Yes, the backpacks were big.  We had to be ready for every situation.

The first climb:  Mount Michelson (8,855')  Looks like Everest don't it?

During the ascent:  A break on the shoulder of Michelson.

The summit ridge of Michelson.  That's me in the orange helmet.  Can you say "On belay!"

Camping in a glacial cirque.

Climb number two:  Mt Chamberlin (9,020')  The highest peak in the Brooks Range.

Not even legal enough to have a beer, but standing under Chamberlin's weighty summit.  We never made the summit.  The ice fall that shrouds it's summit was, for us, insurmountable.  We stood fast to our trip motto:  Live to play another day.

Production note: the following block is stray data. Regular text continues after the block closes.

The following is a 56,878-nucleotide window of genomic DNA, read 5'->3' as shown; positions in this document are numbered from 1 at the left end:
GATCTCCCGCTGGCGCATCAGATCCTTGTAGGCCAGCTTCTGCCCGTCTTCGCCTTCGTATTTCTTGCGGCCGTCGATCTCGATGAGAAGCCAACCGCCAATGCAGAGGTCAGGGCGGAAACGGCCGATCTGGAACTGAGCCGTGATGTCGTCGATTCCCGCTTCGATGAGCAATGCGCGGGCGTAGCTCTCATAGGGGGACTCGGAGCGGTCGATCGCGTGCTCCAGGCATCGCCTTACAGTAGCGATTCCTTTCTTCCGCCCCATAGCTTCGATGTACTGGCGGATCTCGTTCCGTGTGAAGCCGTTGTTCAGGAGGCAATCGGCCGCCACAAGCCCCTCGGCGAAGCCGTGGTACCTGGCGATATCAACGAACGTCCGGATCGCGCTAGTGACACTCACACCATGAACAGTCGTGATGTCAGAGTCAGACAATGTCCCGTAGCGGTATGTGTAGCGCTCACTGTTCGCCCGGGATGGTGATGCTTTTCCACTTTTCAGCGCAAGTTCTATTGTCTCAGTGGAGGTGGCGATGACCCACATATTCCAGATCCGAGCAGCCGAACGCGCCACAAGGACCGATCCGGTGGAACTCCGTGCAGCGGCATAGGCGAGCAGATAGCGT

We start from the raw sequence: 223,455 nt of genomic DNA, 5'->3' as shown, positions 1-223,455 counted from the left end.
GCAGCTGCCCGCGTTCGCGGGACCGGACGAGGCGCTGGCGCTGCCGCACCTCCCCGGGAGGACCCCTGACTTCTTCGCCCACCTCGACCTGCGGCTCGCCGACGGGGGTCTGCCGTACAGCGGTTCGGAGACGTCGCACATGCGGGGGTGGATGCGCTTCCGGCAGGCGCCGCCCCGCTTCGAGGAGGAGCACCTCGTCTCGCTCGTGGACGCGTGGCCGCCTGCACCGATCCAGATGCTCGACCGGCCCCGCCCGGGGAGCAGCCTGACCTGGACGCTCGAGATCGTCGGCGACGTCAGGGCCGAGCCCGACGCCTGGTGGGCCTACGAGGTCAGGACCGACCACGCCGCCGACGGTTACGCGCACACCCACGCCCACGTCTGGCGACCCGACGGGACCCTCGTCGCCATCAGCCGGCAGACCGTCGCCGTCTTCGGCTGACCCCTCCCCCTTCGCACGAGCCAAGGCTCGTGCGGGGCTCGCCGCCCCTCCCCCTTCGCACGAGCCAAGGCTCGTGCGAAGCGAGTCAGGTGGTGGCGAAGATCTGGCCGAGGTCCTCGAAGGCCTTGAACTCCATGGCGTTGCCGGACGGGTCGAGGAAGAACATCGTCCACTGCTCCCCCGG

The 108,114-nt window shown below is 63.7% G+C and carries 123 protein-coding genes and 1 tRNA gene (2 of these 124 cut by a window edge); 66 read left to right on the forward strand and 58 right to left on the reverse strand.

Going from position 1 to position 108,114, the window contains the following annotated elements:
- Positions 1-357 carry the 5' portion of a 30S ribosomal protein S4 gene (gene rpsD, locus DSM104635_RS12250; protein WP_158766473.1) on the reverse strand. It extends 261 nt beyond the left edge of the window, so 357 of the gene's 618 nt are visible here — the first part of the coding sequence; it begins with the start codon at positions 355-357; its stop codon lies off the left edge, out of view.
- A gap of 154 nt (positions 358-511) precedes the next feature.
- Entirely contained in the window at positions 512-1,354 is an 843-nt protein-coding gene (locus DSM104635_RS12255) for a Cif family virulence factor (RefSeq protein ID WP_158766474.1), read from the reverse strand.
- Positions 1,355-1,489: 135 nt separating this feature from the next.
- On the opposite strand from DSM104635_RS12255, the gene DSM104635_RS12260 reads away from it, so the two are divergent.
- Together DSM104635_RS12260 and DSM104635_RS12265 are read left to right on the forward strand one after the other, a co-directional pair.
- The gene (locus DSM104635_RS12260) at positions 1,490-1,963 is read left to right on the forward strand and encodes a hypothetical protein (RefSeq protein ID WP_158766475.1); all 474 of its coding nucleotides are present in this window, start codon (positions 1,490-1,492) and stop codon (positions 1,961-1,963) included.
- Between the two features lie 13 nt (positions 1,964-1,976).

Now it was time to head for the coast.  Rafting the Hulahula River.  Andy Kopek in the rear and me up front.

Auf Eis (an ice formation typical of north flowing arctic rivers) on the Hulahula.  Makes one look very small.

Made it!  Al Rosen and I on the shores of the Beaufort Sea.  The small village of Kaktovik would be our first "taste"of civilization in a month.  I remember looking at myself in a mirror for the first time in four weeks...proof that you can forget what you look like!

Your Moment of "Alaskan Zen" 
If I ever go into wine making this is what I'd call my first batch.

What was the worst part of the adventure?  The freakin' mosquitos drove me mad!